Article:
Red Cedar River pollution threatens Williamston project

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Capital News Service
LANSING — Williamston resident Jenny Underwood remembers taking her boys fishing in the Red Cedar River when they were younger.
But recent high E. Coli levels in the river have discouraged such recreational activities.
“We used to take them down there all the time,” Underwood said. “I don’t know if anyone really fishes down there anymore. I haven’t seen kids down by there in a long time.”
The Red Cedar’s pollution is also threatening future economic benefits for Williamston’s whitewater rapids.
In 1999, Williamston’s Downtown Development Association began and finished a project to impound a section of the Red Cedar by creating man-made rapids.
According to Mayor Kenneth Zichi, the city began the project to avoid having to re-build a dam that was breached in the 1970s. That water needed to be impounded to keep the section of the river where the dam was under city jurisdiction.
Rep. Paul DeWeese, R-Williamston, is upset that recent environmental developments take away from the city’s project.
“Williamston made such an investment in creating this destination point for family fun and recreation,” DeWeese said. “The E. Coli revelation really derailed those plans.”
Underwood believes the city should have tested for contamination before going ahead with the project.
“Shouldn’t we have checked that out first?” she asked.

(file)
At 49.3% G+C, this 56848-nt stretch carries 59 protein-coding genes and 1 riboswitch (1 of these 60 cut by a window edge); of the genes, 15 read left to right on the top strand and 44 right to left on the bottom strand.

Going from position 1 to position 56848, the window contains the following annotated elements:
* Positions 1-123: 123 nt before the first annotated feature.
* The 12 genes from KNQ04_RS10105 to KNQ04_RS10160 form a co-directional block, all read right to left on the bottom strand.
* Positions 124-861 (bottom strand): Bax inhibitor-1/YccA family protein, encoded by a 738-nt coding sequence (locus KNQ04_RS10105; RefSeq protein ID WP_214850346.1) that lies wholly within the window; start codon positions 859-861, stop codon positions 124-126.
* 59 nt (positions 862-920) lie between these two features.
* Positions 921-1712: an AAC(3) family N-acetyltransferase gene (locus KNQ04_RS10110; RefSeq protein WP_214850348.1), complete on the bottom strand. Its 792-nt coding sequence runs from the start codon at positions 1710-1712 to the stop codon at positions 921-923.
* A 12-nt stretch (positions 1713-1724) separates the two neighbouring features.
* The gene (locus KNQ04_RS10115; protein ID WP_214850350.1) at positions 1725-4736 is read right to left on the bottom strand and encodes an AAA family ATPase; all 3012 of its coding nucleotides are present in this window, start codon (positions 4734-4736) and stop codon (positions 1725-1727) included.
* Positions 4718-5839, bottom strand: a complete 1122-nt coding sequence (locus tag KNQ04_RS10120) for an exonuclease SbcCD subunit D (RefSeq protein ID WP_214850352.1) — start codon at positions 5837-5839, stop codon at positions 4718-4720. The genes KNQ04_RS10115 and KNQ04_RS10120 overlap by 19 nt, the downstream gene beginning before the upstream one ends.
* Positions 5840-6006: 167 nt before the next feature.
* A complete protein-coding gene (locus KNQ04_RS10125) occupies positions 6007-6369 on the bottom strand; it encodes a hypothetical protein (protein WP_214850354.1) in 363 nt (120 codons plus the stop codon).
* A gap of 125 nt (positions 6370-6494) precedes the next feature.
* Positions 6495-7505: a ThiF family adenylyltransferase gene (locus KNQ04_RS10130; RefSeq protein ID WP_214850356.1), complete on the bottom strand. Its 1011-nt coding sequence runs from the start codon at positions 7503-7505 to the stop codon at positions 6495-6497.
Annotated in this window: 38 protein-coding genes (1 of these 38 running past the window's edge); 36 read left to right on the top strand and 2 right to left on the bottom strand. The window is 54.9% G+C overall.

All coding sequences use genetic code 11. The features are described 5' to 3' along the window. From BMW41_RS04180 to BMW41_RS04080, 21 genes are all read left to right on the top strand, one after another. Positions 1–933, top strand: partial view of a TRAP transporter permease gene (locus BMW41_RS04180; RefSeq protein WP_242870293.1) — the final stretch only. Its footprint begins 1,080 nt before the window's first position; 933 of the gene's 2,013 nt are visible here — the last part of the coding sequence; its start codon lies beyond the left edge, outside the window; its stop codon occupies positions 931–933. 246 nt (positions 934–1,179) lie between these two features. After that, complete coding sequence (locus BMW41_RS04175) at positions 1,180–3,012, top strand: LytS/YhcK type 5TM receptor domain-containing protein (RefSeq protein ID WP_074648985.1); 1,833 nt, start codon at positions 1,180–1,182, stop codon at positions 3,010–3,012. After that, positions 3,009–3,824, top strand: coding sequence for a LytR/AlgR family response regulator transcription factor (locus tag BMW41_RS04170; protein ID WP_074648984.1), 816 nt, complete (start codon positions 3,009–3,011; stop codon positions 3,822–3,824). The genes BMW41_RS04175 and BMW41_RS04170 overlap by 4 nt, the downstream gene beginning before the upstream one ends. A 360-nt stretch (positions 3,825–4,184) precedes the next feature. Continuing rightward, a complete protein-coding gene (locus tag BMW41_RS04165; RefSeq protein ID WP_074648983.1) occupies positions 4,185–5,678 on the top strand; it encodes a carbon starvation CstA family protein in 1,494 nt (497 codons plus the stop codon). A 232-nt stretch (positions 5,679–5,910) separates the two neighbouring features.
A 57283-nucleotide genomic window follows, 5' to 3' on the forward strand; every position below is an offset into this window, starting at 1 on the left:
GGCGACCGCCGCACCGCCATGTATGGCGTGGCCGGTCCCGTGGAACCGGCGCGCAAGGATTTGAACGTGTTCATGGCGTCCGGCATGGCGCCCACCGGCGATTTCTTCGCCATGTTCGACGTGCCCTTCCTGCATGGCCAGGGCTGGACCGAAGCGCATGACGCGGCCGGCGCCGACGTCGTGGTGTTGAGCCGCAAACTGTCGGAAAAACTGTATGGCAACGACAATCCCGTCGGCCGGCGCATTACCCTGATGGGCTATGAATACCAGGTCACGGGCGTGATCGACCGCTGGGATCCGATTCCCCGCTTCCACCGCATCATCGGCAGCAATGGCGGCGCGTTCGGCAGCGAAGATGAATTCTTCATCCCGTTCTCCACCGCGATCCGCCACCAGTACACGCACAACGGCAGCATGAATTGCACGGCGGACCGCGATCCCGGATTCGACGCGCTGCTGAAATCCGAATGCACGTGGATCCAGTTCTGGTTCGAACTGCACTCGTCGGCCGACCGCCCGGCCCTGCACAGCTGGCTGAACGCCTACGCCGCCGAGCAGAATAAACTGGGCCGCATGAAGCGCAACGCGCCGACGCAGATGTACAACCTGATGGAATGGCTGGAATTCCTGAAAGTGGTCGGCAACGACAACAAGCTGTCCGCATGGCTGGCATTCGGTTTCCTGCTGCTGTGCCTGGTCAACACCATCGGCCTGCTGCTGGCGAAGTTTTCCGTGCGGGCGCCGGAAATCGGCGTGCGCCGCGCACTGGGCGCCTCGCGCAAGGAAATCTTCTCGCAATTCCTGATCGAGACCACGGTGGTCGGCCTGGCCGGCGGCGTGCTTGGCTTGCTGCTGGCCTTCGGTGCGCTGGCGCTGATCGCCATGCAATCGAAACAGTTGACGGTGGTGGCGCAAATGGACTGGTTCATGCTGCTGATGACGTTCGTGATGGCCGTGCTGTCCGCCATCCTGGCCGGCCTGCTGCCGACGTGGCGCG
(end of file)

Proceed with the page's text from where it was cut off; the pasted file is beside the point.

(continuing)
DeWeese contends the issues show the importance of environmental protection.
“Many times, I think we see the environment as a peripheral issue,” he said. “But with projects such as these, it shows it is also important to the economy.
“The environment is an economic issue.”
Contrary to popular belief, Zichi said, the rapids project wasn’t intended originally for recreational purposes.
“Someone suggested doing the rapids as a way of impounding that water,” Zichi said. “Then people started saying, ‘Hey! We can use this as a recreational draw, too!’ This is silly to anyone who’s ever seen it, though. It’s one six-foot drop over 300 feet of river.”
Last June, two years after the Williamston DDA’s project was completed, the Red Cedar made a federal list of waterways that don’t meet water quality standards.
The Ingham County Environmental Health Department’s last two weeks of sampling for 2001 found average E. Coli colony counts double the state’s guideline.
There are hundreds of strains of the E. Coli bacteria, but only a couple are harmful to humans. The strain in the Red Cedar puts swimmers at risk of gastrointestinal illnesses.
New studies discovered farms as a source of E. Coli in the Red Cedar River, but the drain commissioner wants to make clear that this is “just the tip of the iceberg.”
The health department has begun working with three dairy farms upriver from Michigan State University that have been found to contribute to the high E. Coli levels.
According to Ingham County Drain Commissioner Pat Lindemann, the new developments are just more “point” sources and are far from being the only problem.
Point-source pollution is contamination with a direct source that can be found and eliminated.
“For those sorts of things, we can just put a cork in the pipe, so to speak,” Lindemann said.